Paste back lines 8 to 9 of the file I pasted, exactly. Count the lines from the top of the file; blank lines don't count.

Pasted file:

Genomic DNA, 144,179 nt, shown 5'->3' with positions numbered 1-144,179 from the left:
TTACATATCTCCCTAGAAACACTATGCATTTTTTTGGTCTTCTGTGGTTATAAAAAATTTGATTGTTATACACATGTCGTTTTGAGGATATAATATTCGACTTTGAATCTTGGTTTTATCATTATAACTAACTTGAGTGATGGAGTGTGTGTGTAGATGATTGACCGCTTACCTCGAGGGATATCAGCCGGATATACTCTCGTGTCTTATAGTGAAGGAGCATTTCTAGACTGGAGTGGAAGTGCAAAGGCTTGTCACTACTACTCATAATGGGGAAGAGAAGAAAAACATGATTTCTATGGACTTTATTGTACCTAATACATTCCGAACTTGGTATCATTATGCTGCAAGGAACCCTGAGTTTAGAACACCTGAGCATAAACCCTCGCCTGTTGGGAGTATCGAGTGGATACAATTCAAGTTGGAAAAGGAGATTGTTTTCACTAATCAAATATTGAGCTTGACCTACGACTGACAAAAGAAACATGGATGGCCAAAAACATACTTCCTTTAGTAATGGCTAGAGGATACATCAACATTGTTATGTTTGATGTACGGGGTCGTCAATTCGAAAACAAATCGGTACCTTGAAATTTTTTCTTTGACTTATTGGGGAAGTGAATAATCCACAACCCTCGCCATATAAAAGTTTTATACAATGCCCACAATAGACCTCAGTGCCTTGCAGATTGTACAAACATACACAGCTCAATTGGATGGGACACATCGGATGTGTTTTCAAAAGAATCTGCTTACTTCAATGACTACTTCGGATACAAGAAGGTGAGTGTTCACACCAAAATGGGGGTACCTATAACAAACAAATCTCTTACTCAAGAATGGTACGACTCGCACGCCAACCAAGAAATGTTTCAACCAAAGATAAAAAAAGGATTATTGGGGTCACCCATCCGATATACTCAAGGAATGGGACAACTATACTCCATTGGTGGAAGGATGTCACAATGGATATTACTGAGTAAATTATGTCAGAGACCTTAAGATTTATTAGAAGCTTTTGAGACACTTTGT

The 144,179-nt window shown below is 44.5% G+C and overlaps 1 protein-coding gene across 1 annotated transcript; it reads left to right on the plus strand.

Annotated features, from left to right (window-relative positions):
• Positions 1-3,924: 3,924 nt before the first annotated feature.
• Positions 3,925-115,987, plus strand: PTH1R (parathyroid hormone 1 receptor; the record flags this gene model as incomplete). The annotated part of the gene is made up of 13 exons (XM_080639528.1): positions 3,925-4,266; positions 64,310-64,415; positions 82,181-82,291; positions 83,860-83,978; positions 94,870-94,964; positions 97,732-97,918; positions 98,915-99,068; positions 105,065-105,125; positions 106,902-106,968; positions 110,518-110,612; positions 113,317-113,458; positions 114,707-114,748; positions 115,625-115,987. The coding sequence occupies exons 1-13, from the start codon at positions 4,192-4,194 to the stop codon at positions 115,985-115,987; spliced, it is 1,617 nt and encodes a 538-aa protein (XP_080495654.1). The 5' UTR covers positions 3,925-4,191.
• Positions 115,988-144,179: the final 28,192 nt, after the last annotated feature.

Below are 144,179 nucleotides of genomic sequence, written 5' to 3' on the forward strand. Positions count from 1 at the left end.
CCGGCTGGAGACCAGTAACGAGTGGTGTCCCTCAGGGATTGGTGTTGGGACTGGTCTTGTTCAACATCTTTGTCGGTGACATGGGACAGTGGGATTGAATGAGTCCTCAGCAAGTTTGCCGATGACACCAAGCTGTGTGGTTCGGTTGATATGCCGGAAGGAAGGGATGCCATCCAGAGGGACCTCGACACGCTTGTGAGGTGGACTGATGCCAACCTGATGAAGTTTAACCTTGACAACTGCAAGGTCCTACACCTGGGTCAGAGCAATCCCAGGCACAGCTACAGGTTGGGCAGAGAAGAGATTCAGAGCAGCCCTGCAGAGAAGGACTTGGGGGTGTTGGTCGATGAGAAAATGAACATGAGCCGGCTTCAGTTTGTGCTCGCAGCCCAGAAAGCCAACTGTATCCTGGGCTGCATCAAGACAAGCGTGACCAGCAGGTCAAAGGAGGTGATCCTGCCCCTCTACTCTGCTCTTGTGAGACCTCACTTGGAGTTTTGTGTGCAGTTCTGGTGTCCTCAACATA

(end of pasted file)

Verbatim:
Below are 144,179 nucleotides of genomic sequence, written 5' to 3' on the forward strand. Positions count from 1 at the left end.
CCGGCTGGAGACCAGTAACGAGTGGTGTCCCTCAGGGATTGGTGTTGGGACTGGTCTTGTTCAACATCTTTGTCGGTGACATGGGACAGTGGGATTGAATGAGTCCTCAGCAAGTTTGCCGATGACACCAAGCTGTGTGGTTCGGTTGATATGCCGGAAGGAAGGGATGCCATCCAGAGGGACCTCGACACGCTTGTGAGGTGGACTGATGCCAACCTGATGAAGTTTAACCTTGACAACTGCAAGGTCCTACACCTGGGTCAGAGCAATCCCAGGCACAGCTACAGGTTGGGCAGAGAAGAGATTCAGAGCAGCCCTGCAGAGAAGGACTTGGGGGTGTTGGTCGATGAGAAAATGAACATGAGCCGGCTTCAGTTTGTGCTCGCAGCCCAGAAAGCCAACTGTATCCTGGGCTGCATCAAGACAAGCGTGACCAGCAGGTCAAAGGAGGTGATCCTGCCCCTCTACTCTGCTCTTGTGAGACCTCACTTGGAGTTTTGTGTGCAGTTCTGGTGTCCTCAACATA